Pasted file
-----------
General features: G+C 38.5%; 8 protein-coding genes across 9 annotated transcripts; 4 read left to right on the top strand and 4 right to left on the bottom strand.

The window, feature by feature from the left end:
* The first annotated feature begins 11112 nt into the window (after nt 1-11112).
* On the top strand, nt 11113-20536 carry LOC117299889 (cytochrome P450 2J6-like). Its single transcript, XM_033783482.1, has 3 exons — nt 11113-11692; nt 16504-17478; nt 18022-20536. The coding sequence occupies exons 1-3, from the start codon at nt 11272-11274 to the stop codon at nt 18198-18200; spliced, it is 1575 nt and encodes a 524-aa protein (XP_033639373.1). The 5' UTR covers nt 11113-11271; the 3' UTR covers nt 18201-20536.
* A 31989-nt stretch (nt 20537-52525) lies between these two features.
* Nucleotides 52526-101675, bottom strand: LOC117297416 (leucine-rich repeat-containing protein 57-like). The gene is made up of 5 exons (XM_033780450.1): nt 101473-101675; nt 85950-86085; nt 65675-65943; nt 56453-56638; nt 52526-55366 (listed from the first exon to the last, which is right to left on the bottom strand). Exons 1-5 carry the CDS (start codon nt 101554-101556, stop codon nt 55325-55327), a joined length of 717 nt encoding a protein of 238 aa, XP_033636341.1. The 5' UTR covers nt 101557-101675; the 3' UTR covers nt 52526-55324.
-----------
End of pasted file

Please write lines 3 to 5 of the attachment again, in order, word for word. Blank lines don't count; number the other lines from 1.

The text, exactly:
* The first annotated feature begins 11112 nt into the window (after nt 1-11112).
* On the top strand, nt 11113-20536 carry LOC117299889 (cytochrome P450 2J6-like). Its single transcript, XM_033783482.1, has 3 exons — nt 11113-11692; nt 16504-17478; nt 18022-20536. The coding sequence occupies exons 1-3, from the start codon at nt 11272-11274 to the stop codon at nt 18198-18200; spliced, it is 1575 nt and encodes a 524-aa protein (XP_033639373.1). The 5' UTR covers nt 11113-11271; the 3' UTR covers nt 18201-20536.
* A 31989-nt stretch (nt 20537-52525) lies between these two features.